Announcing the 1517 Assembly

1517 Dürer

The man wasn’t banging on the door for a trick-or-treat. Nor was this plucky Augustinian friar toilet papering the church building. But it could be said that five hundred years ago, on All Hallow’s Eve of 1517, Martin Luther threw one hell of an intellectual powder-bomb in history’s greatest ding-dong ditch.

October 31st marks the quincentennial of Martin Luther’s nailing of his 95 theses to the university’s church door in Wittenberg, Germany. A butterfly’s wing flap if there ever was one, this gesture created just enough wind and spark to light Europe on fire for centuries, upending the authority of the Roman Catholic Church, setting kingdoms asunder, and, not without great cost, freeing our minds to judge the ultimate questions for ourselves.

As our fund is named 1517, we’re holding an assembly on October 28th in San Francisco to celebrate Luther’s provocation. We will bring together and honor people who shouldn’t be doing what they’re doing in the eyes of some authority. Balaji Srinivasan, co-founder of Counsyl & 21.co and board partner at Andreessen Horowitz, Patrick Collison, co-founder of Stripe, Roya Mahboob, human rights activist, and Sadie Valeri, a San Francisco-based painter, will keynote. You can request an invitation here.

A New 95 Theses

With his nailing and knock-knocking, Luther wanted to draw attention to one corrupt church practice in particular: the selling of indulgences. The purchase of these certificates — mere pieces of paper — earned the buyer a cleansing of all their wrongs. Letting people save their souls with a sack of coins turned into a big business for the Church. Powerful authorities teamed up with bankers to rip people off. Even Bernie Madoff would blush at the scale of it. In the early 1500s, Pope Julius II — the “warrior Pope” — and an Augsburg banker named Jakob Fugger took indulgence sales to new heights, financing the construction of St. Peter’s Basilica with high margins on revenue from these IOUs to Heaven. Fugger, much like his descendants at Goldman Sachs, took a three percent commission on fraud.

As then, we now have authorities teaming up with bankers to sell slips of paper at great cost, telling people it is the only way to save their souls. They finance the construction of incredible monuments and palatial architecture without much care for the indebted souls of those they’ve fleeced (to the sum of over $1.5 trillion in loans). This time the slip of paper is called a diploma. And you are assured by these authorities that you’re condemned if you never buy one.

Courtesy collegedebt.com

Higher education has become America’s national religion. Our mission is to disestablish the monopoly of this single church.

Luther’s theses were written as a disputatio, which meant that he was announcing that he was open to debate his series of claims in public. Likewise, we would like to announce our willingness to discuss our claims. No one in the Church took Luther up on his formal challenge. But we’re going to take a page from Martin Luther’s book and nail our propositions to the doors of universities across America on the night of October 31st, 2017. Five hundred years after Luther on the dot.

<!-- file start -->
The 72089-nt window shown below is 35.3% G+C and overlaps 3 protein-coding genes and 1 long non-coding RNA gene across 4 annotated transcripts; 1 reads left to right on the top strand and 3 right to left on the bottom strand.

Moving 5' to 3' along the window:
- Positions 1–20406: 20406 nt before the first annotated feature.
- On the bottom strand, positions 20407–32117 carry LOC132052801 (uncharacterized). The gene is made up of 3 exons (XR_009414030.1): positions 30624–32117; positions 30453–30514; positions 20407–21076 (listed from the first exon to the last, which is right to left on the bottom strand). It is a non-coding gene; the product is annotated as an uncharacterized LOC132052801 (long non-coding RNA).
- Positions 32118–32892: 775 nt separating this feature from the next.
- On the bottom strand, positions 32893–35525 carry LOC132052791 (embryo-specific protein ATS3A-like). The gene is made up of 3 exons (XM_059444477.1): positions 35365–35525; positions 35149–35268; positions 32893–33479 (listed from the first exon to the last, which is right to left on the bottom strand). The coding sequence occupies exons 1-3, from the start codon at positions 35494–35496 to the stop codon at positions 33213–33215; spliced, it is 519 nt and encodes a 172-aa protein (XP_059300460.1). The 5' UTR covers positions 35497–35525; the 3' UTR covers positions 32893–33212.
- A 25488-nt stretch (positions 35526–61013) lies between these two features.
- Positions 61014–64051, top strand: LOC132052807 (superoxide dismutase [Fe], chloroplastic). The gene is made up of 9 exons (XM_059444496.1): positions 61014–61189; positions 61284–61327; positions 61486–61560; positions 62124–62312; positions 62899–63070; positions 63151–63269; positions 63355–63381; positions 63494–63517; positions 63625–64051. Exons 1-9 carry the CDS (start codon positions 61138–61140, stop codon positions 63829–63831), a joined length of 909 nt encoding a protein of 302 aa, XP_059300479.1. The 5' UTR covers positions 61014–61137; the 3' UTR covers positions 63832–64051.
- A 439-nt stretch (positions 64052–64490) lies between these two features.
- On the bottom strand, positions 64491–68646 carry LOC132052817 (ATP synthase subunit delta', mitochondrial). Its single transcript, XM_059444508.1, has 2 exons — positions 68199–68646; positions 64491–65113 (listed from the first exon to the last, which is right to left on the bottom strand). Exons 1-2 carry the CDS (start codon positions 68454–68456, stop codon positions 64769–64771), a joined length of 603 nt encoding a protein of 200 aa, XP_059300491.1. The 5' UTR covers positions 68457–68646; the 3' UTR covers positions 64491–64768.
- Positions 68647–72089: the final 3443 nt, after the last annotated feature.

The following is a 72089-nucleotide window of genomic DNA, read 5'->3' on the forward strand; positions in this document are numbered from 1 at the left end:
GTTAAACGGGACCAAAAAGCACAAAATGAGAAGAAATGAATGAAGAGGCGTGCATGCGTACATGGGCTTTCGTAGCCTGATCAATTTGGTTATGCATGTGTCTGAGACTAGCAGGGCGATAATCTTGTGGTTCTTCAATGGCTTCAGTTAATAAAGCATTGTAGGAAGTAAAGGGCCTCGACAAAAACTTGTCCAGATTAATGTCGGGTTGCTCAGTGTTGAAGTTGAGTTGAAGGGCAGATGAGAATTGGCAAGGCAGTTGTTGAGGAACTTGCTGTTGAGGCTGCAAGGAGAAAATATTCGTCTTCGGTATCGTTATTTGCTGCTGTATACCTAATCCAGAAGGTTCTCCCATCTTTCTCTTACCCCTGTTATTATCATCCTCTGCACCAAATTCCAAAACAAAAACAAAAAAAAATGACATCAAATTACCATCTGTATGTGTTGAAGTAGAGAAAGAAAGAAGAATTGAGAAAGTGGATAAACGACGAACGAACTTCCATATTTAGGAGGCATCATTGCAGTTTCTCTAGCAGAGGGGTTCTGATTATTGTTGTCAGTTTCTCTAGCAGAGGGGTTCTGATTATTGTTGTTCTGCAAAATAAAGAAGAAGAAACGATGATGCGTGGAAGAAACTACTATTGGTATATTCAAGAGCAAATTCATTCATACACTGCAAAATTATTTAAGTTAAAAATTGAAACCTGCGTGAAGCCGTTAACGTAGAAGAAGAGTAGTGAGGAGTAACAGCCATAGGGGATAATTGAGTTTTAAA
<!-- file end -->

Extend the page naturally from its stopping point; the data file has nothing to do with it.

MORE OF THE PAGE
Submit your thesis urging the renegade path, critiquing universities, or offering ideas for reform in our invitation to the 1517 Assembly. To get started, we here submit a few:

  1. Education ought to be a mission not merely to instruct the world but to liberate it.
  2. Harvard could admit ten times as many students, but it doesn’t. It could open ten more campuses in different regions, but it doesn’t. Elite schools are afraid of diluting brand equity. They’re not in the education business. They’re in the luxury watch business.
  3. The best institutions blend learning with experience, such as University of Waterloo’s co-op program. The map and the territory are rarely the same. “Periplum, not as land looks on a map, but as sea bord seen by men sailing.”
  4. The 529 plan, offering college savers tax benefits, should allow for broader spending on learning experiences such as gap years, bootcamps, and other forms of project-based learning.
  5. Learning as an end in itself should not cost $67,000 per year.
  6. Endowments should be taxed like any hedge fund.
  7. Education should make individuals, not conformists.
  8. The most exciting things work in practice but not theory.
  9. Any pioneer who chooses to circumnavigate the one-size-fits-all model should be applauded for their courage rather than tattooed as a dunce.
  10. Plato — Shakespeare — Keats — Austen — Shelly — Dickens — Whitman — Dickinson — Hemingway — Stoppard: no college.
  11. No conditioning people to impress admissions committees and to beg for favors and head pats from authorities.
  12. No discrimination in hiring or admissions to any program based on having already received a credential. No discrimination in jobs based on prior schooling.
  13. Universities are not about truth, but about power. Why are there are some 5,300 universities and colleges in the U.S. but only one point of view?
  14. High School noun (1824): a place where students repeat “me gusta” for four years in Spanish class and still can’t speak the language.
  15. That education is best which teaches us to educate ourselves.

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We’re looking forward to sparking conversation and controversy. Make sure to request an invitation here. See you in October.

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